I understand that the folks at Sherwood Pictures do not consider any recommendations for forthcoming movies, but I would challenge them to consider making a genuine culture shaking film. That being, they need to make a movie centered around the life of a flaming gay activist who is saved and he ceases being a homosexual and even falls in love with a girl and gets married. They could tackle all the current gay activist talking points like evangelicals are mean, there is no “gay agenda,” gay marriage, can a person truly have his orientation changed, etc. With a movie like that, they will definitely be “changing the world from Albany” as their motto states.

11 thoughts on “Courageous: A Semi-Review

  1. Thanks, Fred.I actually liked "Fireproof" better, though I did also like this film. That's why there are so many flavors of ice cream!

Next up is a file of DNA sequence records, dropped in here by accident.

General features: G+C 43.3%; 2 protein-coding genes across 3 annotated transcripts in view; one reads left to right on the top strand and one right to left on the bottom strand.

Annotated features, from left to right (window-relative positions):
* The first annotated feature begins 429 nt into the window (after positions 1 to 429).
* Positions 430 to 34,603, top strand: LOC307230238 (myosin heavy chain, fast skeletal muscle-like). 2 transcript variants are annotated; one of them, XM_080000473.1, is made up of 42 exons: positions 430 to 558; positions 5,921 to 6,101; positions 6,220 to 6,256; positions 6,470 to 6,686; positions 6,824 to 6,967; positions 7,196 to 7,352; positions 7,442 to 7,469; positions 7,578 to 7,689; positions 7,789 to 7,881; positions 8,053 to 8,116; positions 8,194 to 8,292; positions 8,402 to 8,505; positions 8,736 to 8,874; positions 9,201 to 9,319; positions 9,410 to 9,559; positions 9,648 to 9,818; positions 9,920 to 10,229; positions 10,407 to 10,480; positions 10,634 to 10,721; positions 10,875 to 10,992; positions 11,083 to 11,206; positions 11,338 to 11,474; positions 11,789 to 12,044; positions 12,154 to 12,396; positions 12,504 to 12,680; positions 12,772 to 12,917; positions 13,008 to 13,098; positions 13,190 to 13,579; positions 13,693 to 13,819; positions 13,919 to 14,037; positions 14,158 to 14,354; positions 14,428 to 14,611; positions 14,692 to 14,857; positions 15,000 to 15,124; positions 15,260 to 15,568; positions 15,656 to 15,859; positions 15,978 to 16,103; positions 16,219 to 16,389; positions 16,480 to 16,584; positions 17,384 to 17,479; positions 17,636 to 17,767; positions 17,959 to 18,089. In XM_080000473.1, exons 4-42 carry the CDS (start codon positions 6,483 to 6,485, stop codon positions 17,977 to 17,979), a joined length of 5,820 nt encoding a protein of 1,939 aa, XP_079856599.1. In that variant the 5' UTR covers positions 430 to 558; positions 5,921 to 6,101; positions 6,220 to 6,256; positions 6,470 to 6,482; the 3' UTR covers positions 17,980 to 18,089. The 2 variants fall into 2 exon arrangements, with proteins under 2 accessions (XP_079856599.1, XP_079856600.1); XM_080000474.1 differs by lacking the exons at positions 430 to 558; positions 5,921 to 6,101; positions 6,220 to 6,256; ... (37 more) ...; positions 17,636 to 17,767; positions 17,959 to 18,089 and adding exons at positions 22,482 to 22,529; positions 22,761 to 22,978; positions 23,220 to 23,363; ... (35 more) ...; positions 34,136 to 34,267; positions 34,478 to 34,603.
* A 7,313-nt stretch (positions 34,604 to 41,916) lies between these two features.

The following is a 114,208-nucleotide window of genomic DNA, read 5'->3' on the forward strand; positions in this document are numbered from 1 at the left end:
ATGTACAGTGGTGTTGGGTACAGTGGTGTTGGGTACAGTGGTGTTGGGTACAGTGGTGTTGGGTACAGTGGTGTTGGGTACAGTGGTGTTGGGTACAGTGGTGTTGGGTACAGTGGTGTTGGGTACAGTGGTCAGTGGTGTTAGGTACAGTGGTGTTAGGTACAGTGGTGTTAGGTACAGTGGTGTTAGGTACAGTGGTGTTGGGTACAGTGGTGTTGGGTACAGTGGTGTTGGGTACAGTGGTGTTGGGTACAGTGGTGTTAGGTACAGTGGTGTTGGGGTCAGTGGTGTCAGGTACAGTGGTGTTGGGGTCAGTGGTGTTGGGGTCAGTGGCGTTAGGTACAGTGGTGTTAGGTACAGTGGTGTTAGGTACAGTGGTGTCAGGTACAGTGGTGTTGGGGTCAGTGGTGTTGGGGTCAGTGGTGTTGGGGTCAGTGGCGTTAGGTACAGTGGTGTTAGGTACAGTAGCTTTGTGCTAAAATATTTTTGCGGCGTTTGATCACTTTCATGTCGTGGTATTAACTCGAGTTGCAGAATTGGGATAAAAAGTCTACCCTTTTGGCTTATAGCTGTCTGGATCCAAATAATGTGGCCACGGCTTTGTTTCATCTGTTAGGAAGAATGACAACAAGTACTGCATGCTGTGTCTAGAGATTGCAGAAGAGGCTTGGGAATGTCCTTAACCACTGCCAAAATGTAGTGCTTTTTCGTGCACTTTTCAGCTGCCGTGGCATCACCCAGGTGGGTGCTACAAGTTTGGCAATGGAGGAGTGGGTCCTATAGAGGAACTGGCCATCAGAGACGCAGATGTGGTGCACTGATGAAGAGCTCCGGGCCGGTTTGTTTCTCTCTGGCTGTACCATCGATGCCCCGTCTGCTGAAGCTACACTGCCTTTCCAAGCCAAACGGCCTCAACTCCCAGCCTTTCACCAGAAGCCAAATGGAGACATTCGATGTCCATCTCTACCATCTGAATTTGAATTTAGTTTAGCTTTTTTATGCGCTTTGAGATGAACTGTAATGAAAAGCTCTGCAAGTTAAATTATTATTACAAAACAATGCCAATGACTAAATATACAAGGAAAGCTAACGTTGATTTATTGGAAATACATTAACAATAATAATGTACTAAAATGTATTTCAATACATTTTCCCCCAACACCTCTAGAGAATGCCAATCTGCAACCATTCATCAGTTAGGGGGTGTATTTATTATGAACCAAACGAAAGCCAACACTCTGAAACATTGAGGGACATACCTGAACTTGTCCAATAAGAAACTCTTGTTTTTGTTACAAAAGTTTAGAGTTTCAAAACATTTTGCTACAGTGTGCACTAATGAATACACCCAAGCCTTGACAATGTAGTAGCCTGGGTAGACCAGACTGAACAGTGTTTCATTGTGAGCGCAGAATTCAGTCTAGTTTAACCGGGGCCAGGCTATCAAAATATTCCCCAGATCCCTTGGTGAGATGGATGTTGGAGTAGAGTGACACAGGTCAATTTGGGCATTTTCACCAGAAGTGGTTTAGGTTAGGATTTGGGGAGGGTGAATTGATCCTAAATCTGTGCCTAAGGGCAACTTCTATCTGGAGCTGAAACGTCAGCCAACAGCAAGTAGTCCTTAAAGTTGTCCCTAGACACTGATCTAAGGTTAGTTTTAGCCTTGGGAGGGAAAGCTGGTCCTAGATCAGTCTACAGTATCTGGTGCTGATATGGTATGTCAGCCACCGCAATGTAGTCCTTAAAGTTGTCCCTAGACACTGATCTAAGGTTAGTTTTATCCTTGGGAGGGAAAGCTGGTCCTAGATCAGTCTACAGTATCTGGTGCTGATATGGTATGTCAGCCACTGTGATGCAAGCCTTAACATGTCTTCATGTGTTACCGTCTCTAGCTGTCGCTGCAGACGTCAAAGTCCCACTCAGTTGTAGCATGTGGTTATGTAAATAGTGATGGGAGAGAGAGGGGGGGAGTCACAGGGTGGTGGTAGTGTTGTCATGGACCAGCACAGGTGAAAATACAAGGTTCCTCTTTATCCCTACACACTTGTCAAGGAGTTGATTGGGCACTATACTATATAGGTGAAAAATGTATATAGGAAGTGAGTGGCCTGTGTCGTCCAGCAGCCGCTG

2. Now, aren't you glad I made you watch it! OH, the things hubbies will do for their wives… sometimes they don't even regret it! :)

  3. Both can be rented or bought on iTunes, so I may add them soon to my Hopalong Cassidy, Gene Autry, Roy Rogers, and The Alamo (1961) collections.

  4. Good review Fred. I liked the movie and thought they did a good job of portraying some of the turmoil and struggles of dealing with the loss of a child. I know they only scratched the surface but as one who knows that struggle, I appreciated their handling of it.